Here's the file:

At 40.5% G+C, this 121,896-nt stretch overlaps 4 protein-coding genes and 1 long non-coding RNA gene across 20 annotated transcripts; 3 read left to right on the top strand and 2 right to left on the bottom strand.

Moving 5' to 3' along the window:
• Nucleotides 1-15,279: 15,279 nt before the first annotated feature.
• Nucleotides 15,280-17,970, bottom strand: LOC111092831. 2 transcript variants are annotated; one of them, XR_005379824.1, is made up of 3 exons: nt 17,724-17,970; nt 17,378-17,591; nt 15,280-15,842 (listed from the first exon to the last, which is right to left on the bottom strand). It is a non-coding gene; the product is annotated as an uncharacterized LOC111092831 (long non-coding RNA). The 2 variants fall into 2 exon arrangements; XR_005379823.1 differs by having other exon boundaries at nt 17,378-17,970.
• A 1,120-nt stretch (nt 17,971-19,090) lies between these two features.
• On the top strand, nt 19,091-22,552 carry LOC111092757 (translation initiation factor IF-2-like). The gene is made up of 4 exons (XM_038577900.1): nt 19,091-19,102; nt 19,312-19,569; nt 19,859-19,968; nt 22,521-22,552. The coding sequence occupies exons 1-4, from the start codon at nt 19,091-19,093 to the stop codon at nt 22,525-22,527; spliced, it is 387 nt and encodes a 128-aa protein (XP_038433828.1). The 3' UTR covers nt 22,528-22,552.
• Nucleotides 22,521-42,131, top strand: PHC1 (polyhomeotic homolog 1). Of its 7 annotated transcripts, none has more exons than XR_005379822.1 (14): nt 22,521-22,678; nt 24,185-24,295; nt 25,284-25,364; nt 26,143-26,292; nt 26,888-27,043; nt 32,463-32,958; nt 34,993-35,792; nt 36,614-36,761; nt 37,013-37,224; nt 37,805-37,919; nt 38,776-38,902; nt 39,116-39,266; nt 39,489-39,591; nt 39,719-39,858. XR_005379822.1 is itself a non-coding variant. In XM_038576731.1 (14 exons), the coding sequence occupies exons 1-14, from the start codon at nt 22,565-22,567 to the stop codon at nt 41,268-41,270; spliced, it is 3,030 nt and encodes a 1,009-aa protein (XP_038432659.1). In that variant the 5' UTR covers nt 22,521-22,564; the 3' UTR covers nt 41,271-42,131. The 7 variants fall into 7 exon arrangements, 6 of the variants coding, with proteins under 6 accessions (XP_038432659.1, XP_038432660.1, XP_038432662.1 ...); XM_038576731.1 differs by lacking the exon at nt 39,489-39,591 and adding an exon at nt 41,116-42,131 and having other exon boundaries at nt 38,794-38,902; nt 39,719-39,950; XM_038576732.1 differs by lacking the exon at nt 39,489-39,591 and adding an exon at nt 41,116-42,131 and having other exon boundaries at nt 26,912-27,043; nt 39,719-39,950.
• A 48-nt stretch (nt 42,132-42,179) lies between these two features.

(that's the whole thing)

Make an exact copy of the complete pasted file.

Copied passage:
At 40.5% G+C, this 121,896-nt stretch overlaps 4 protein-coding genes and 1 long non-coding RNA gene across 20 annotated transcripts; 3 read left to right on the top strand and 2 right to left on the bottom strand.

Moving 5' to 3' along the window:
• Nucleotides 1-15,279: 15,279 nt before the first annotated feature.
• Nucleotides 15,280-17,970, bottom strand: LOC111092831. 2 transcript variants are annotated; one of them, XR_005379824.1, is made up of 3 exons: nt 17,724-17,970; nt 17,378-17,591; nt 15,280-15,842 (listed from the first exon to the last, which is right to left on the bottom strand). It is a non-coding gene; the product is annotated as an uncharacterized LOC111092831 (long non-coding RNA). The 2 variants fall into 2 exon arrangements; XR_005379823.1 differs by having other exon boundaries at nt 17,378-17,970.
• A 1,120-nt stretch (nt 17,971-19,090) lies between these two features.
• On the top strand, nt 19,091-22,552 carry LOC111092757 (translation initiation factor IF-2-like). The gene is made up of 4 exons (XM_038577900.1): nt 19,091-19,102; nt 19,312-19,569; nt 19,859-19,968; nt 22,521-22,552. The coding sequence occupies exons 1-4, from the start codon at nt 19,091-19,093 to the stop codon at nt 22,525-22,527; spliced, it is 387 nt and encodes a 128-aa protein (XP_038433828.1). The 3' UTR covers nt 22,528-22,552.
• Nucleotides 22,521-42,131, top strand: PHC1 (polyhomeotic homolog 1). Of its 7 annotated transcripts, none has more exons than XR_005379822.1 (14): nt 22,521-22,678; nt 24,185-24,295; nt 25,284-25,364; nt 26,143-26,292; nt 26,888-27,043; nt 32,463-32,958; nt 34,993-35,792; nt 36,614-36,761; nt 37,013-37,224; nt 37,805-37,919; nt 38,776-38,902; nt 39,116-39,266; nt 39,489-39,591; nt 39,719-39,858. XR_005379822.1 is itself a non-coding variant. In XM_038576731.1 (14 exons), the coding sequence occupies exons 1-14, from the start codon at nt 22,565-22,567 to the stop codon at nt 41,268-41,270; spliced, it is 3,030 nt and encodes a 1,009-aa protein (XP_038432659.1). In that variant the 5' UTR covers nt 22,521-22,564; the 3' UTR covers nt 41,271-42,131. The 7 variants fall into 7 exon arrangements, 6 of the variants coding, with proteins under 6 accessions (XP_038432659.1, XP_038432660.1, XP_038432662.1 ...); XM_038576731.1 differs by lacking the exon at nt 39,489-39,591 and adding an exon at nt 41,116-42,131 and having other exon boundaries at nt 38,794-38,902; nt 39,719-39,950; XM_038576732.1 differs by lacking the exon at nt 39,489-39,591 and adding an exon at nt 41,116-42,131 and having other exon boundaries at nt 26,912-27,043; nt 39,719-39,950.
• A 48-nt stretch (nt 42,132-42,179) lies between these two features.